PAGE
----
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The Little Things in Life is Strange, by Ilsa Miller

If there’s one genre of games that I will never grow tired of, it’s storyline games. Be it in board game format or on PC, they’re the greatest. In a lot of story based games, you assume the role of a character who has access to great abilities in order to answer a near prophetic call. However the reason why I love Life is Strange so much is because it doesn’t solely focus on the larger than life elements.


By having a story based game that incorporates supernatural aspects while remaining grounded to the trivialities of real life, the perfect escapist game is born. The main character’s ability to manipulate time serves as a device to move the plot along, but the real fun of the game is focusing on the slice of life components. Moments like these, that the game builds itself around, aren’t all pleasant experiences either. The balance Life is Strange achieves by incorporating realistic tragedy and simple enjoyments mimics real life so beautifully in a way no other game I’ve played has.


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You play as Max Caufield, a senior in high school who discovers she has the ability to reverse or pause time. Initially, she is shocked by this development, unsure if it’s truly real. But as soon as she gets a hold on her newfound abilities, they essentially get tucked away for later use; there is no grand scheme or objective to fulfill simply because Max discovers these powers.


Instead, the game tasks you to go through the motions of everyday life. In order for certain scenes to occur in the game, you must choose to walk through the motions of everyday life. Playthrough is set up in such a way that the little choices in Max’s life carry over and have consequences in the following episodes. One such sequence occurs if you make the choice to explore Max’s dorm room in episode one. By doing so, you’ll find the option to water her plant, Lisa. In the second episode, Lisa is alive and you have the option to water her again. If you choose to do this both times, Lisa will die from overwatering in a future episode. If you do not water Lisa in either episode, the plant will die from dehydration. If you make the correct choices to keep the plant alive, Max will comment on it when you pass by the plant. Small details like this are what brings the game to life.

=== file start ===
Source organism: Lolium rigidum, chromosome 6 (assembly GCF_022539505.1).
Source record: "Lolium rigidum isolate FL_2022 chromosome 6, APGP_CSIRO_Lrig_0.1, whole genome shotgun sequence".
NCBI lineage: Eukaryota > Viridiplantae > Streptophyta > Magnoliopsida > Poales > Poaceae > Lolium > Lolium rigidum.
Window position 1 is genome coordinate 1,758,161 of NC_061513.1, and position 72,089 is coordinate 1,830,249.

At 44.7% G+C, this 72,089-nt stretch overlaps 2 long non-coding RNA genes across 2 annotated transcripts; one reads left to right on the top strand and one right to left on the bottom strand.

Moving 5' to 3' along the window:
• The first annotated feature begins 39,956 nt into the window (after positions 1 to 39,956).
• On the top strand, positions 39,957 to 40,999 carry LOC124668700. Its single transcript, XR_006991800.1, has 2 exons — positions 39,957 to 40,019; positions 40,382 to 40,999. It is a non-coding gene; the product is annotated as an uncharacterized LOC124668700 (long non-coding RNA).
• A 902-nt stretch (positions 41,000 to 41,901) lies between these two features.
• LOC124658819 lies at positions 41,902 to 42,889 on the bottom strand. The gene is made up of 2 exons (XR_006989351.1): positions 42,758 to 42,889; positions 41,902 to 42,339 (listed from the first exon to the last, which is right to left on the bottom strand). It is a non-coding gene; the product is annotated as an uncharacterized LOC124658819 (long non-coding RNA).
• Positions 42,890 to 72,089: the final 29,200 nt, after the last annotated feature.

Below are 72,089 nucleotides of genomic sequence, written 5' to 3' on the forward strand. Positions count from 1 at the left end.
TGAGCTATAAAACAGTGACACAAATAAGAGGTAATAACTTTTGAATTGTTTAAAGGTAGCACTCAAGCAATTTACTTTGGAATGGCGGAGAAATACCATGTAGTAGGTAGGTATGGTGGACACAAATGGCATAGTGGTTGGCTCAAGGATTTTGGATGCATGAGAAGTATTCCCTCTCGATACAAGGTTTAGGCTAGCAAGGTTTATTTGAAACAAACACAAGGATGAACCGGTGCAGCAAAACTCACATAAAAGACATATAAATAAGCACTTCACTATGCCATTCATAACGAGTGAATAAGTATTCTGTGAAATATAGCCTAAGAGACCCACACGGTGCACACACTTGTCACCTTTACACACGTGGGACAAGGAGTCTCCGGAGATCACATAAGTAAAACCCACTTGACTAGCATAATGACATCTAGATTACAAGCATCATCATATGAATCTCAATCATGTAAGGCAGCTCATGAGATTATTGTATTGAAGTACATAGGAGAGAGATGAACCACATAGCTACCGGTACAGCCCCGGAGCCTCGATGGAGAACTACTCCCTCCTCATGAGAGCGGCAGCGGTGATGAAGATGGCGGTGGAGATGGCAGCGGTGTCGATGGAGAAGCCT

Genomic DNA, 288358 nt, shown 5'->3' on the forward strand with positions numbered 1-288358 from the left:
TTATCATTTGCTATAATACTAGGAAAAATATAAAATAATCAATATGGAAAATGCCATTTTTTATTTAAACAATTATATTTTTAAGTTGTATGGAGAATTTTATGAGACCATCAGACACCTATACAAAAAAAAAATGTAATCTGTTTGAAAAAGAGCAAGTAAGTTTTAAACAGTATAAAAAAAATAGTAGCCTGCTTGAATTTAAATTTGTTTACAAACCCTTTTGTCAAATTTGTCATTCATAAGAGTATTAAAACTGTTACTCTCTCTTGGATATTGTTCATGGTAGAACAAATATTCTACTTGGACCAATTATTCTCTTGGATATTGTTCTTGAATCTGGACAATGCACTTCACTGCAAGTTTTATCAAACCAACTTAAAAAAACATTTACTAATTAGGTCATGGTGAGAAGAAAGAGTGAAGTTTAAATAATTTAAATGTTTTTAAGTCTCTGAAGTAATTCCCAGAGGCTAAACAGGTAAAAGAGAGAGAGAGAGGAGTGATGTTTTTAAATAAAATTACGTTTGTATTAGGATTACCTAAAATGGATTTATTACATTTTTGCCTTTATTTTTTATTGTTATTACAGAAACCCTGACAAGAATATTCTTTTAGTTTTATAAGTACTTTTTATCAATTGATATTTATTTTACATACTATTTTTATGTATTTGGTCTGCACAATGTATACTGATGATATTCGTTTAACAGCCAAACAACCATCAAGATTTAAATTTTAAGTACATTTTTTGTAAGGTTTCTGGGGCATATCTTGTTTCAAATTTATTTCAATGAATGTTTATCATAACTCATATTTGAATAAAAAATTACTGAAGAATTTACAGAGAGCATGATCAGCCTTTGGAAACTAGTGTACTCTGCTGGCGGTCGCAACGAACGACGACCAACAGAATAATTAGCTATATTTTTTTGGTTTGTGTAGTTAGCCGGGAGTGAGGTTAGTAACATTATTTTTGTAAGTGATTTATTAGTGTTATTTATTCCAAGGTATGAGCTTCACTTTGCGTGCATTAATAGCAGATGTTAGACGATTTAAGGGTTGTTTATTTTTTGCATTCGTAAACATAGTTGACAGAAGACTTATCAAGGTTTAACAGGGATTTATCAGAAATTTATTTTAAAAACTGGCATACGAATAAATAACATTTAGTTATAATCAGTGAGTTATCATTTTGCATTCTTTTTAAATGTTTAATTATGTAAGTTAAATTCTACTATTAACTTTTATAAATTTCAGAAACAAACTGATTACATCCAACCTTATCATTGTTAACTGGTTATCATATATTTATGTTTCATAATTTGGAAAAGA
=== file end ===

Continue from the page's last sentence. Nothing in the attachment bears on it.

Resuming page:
Another wonderful feature of the game is that the developers inserted places where you can have Max sit and reflect on all that has happened in the game up to that point. Although they aren’t the most captivating scenes, it shifts everything into perspective. By choosing to search out these reflective scenes, it further connects the player with Max because it humanizes all of the characters. In addition, Max will at times reflect on something that the player may have overlooked or introduce a new piece of information. This benefits the player if they are actively trying to puzzle together the mysteries of the game before the answers are presented. Such revelations don’t occur at every optional cutscene, but these scenes serve to slow down the game. Both by making you invest time in searching for them and then choosing to listen through the entirety of the cutscene. By bringing to light Max’s internal thoughts to further connect the player to her, these little checkpoints bring the series that much closer to real life.


It’s also really sweet how the game allows you to interact with Max’s classmates on personal levels. The choices you make in episode one, when you’re still figuring out the game and the plot, all carry through into the proceeding episodes. So, if you choose to take the time to explore the setting around you and consistently initiate conversation with the other characters, they’ll bring it up later in the game. Sometimes the easily missable conversations will affect the arc of an entire character. One simple conversation can change the whole route of a character’s side-plot, and I find this mechanism to be such a wonderful part of the game. Just like in real life, taking the time to say hello to a shy classmate or complement another’s artwork makes a huge impact on their life that you don’t always realize until way down the line, if ever. Most of the time, too, Max’s supernatural ability has nothing to do with these conversations. You can choose to rewind time and apply learned information to the conversation, if the prompt is indicated, but most of the time, I forget that Max has this ability. Even then, the application of Max’s powers in these interactions doesn’t happen frequently. The fact that you can forget that the main character can manipulate time while still enjoying the game is wonderful.